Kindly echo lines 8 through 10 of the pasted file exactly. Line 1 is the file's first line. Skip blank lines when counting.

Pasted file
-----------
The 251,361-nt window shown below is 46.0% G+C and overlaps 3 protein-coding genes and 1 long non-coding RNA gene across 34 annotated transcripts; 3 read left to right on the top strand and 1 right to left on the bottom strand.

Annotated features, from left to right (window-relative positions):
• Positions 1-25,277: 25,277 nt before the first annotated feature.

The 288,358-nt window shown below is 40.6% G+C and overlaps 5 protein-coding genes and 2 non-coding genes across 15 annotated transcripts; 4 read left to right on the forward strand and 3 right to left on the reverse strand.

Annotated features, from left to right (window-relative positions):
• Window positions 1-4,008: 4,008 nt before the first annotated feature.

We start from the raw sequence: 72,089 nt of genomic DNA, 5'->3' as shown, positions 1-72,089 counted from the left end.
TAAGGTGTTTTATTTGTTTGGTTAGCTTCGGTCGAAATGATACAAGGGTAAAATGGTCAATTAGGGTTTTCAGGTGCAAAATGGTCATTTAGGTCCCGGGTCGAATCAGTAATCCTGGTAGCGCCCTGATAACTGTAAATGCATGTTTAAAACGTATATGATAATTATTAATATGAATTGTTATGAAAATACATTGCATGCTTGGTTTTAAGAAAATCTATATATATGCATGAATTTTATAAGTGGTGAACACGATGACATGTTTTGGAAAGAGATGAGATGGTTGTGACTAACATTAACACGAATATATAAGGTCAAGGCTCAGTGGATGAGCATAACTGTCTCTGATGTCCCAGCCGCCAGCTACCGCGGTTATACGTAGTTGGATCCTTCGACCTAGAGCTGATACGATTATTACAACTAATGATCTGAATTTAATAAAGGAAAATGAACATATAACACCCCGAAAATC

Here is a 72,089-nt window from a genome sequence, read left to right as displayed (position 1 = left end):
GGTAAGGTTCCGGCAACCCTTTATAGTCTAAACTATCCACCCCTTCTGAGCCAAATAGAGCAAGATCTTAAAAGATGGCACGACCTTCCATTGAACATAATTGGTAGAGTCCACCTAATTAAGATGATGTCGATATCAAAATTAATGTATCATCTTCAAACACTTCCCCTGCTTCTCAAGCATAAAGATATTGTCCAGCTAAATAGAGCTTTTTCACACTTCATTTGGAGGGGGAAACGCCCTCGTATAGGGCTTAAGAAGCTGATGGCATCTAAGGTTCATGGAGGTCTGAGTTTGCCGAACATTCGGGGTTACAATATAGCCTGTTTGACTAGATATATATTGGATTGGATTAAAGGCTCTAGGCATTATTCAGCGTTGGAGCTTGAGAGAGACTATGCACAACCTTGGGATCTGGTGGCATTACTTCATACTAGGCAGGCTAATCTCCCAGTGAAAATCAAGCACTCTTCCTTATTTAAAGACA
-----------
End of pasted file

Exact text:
TAAGGTGTTTTATTTGTTTGGTTAGCTTCGGTCGAAATGATACAAGGGTAAAATGGTCAATTAGGGTTTTCAGGTGCAAAATGGTCATTTAGGTCCCGGGTCGAATCAGTAATCCTGGTAGCGCCCTGATAACTGTAAATGCATGTTTAAAACGTATATGATAATTATTAATATGAATTGTTATGAAAATACATTGCATGCTTGGTTTTAAGAAAATCTATATATATGCATGAATTTTATAAGTGGTGAACACGATGACATGTTTTGGAAAGAGATGAGATGGTTGTGACTAACATTAACACGAATATATAAGGTCAAGGCTCAGTGGATGAGCATAACTGTCTCTGATGTCCCAGCCGCCAGCTACCGCGGTTATACGTAGTTGGATCCTTCGACCTAGAGCTGATACGATTATTACAACTAATGATCTGAATTTAATAAAGGAAAATGAACATATAACACCCCGAAAATC

Here is a 72,089-nt window from a genome sequence, read left to right as displayed (position 1 = left end):
GGTAAGGTTCCGGCAACCCTTTATAGTCTAAACTATCCACCCCTTCTGAGCCAAATAGAGCAAGATCTTAAAAGATGGCACGACCTTCCATTGAACATAATTGGTAGAGTCCACCTAATTAAGATGATGTCGATATCAAAATTAATGTATCATCTTCAAACACTTCCCCTGCTTCTCAAGCATAAAGATATTGTCCAGCTAAATAGAGCTTTTTCACACTTCATTTGGAGGGGGAAACGCCCTCGTATAGGGCTTAAGAAGCTGATGGCATCTAAGGTTCATGGAGGTCTGAGTTTGCCGAACATTCGGGGTTACAATATAGCCTGTTTGACTAGATATATATTGGATTGGATTAAAGGCTCTAGGCATTATTCAGCGTTGGAGCTTGAGAGAGACTATGCACAACCTTGGGATCTGGTGGCATTACTTCATACTAGGCAGGCTAATCTCCCAGTGAAAATCAAGCACTCTTCCTTATTTAAAGACA